In fact, North Korea is more likely at first to show its anger over the leaflets by conducting a seventh underground nuclear test—its first since September 2017.
“When North Korea conducts their next nuclear test, they will say in their public releases that this is necessary in order to protect themselves from the aggressive and provocative behavior of the South,” Bruce Bechtol, author of numerous books and articles on North Korea’s military leadership, told The Daily Beast. The North would claim the test was “purely a necessary defensive measure in order to upgrade their ‘deterrent.’”
Evans Revere, a retired senior U.S. diplomat who specialized in North Korean issues, told The Daily Beast that the North “has stockpiles of chemical and biological weapons” but attributed Kim Yo Jong’s “threats to the usual bluster from Pyongyang.”
Nonetheless, “Experience also tells us that we need to keep a watchful eye just in case the North Koreans decide to do something foolish.”
Bruce Bennett, Korea expert at RAND, doubted if Kim Yo Jong “understands much about biological weapons” She needs to know, he said, “that the U.S. threat to eliminate the North Korean regime if it uses nuclear weapons could be extended to include eliminating the North Korean regime if it uses biological weapons.”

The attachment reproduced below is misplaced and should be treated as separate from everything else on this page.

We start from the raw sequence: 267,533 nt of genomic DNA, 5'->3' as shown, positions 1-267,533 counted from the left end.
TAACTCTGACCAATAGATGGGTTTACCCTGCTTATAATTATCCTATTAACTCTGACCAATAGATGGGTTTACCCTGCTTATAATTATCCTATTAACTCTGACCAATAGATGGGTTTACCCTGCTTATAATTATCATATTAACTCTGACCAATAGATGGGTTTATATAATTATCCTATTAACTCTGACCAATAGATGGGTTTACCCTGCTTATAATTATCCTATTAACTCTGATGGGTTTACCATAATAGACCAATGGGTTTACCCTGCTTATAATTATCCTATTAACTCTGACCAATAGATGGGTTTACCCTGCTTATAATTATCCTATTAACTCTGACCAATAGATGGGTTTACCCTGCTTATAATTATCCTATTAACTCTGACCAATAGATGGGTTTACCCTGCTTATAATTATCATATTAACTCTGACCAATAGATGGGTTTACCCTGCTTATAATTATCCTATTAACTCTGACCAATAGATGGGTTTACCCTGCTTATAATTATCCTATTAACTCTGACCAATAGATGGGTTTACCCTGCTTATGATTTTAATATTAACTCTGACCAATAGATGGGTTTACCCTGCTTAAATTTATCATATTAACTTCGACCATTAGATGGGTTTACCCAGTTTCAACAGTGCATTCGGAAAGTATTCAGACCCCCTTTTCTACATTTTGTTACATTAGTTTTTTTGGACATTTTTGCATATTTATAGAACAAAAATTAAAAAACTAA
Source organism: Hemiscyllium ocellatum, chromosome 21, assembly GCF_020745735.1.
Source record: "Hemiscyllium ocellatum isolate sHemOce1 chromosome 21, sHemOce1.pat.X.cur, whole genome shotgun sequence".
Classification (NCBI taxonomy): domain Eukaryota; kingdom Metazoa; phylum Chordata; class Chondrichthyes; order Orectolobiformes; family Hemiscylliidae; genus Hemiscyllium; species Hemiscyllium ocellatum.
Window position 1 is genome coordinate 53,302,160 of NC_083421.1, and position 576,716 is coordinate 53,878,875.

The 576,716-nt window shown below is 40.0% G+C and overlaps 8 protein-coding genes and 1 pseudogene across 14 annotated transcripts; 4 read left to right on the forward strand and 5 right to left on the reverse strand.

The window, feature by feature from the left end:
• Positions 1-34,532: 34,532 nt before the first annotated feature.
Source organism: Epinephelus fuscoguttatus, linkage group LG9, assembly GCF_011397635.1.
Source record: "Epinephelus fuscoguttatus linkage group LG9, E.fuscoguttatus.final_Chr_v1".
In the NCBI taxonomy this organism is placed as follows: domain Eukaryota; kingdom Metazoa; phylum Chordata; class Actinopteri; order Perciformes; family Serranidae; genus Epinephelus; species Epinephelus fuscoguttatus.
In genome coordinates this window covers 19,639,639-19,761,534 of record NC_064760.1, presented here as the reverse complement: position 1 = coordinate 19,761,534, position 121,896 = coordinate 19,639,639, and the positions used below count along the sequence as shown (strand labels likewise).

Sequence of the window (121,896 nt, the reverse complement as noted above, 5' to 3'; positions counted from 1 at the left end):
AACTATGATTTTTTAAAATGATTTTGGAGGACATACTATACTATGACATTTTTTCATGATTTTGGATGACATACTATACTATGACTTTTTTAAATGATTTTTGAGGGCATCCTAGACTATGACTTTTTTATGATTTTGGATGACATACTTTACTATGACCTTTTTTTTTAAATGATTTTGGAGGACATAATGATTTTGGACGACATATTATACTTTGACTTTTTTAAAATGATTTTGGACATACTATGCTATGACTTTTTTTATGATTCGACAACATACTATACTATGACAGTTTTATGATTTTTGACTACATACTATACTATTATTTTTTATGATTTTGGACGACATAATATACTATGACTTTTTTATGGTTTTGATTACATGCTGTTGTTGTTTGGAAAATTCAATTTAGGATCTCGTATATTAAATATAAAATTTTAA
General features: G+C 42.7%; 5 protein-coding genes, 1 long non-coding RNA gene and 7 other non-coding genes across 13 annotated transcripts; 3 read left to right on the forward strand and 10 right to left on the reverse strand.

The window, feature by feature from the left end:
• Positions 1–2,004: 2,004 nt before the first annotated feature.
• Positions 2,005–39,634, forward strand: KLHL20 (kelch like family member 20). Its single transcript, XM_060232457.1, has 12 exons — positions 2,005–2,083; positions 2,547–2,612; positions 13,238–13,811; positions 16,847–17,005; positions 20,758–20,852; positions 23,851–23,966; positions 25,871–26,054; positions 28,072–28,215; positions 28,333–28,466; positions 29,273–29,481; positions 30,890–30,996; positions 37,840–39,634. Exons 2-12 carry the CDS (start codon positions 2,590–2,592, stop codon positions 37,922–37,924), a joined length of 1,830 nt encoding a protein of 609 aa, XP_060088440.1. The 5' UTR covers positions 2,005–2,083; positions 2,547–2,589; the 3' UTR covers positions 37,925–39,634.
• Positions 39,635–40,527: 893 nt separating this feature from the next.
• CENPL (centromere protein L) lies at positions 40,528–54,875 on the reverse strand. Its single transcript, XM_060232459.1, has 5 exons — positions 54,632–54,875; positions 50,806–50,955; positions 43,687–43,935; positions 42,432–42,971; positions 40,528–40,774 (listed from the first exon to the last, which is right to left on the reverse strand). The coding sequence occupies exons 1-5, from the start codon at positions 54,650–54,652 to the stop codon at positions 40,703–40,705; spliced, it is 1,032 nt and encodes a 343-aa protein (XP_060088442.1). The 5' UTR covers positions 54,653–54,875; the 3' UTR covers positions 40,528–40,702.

Kim Yo Jong, however, may be losing patience.
“We can no longer overlook the uninterrupted influx of rubbish from South Korea,” she said. The fact that COVID-19 was first reported near the line between the two Koreas “pushed us to suspect the despicable ones in South Korea,” she explained. “It is quite natural for us to consider strange objects as vehicles of the malignant pandemic disease.”
South Korea, under a law enacted while the liberal Moon Jae-in was president, forbids defectors from launching the balloons over the North, but authorities haven't been enforcing it much since the inauguration of Moon’s successor, the conservative Yoon Suk-yeol, in May.
The unification ministry, responsible for South Korea’s dealings with the North, said Kim Yo Jong’s claims were not only “groundless” but “immensely rude and threatening.” The South, said a spokesman, was “ready for all possibilities.”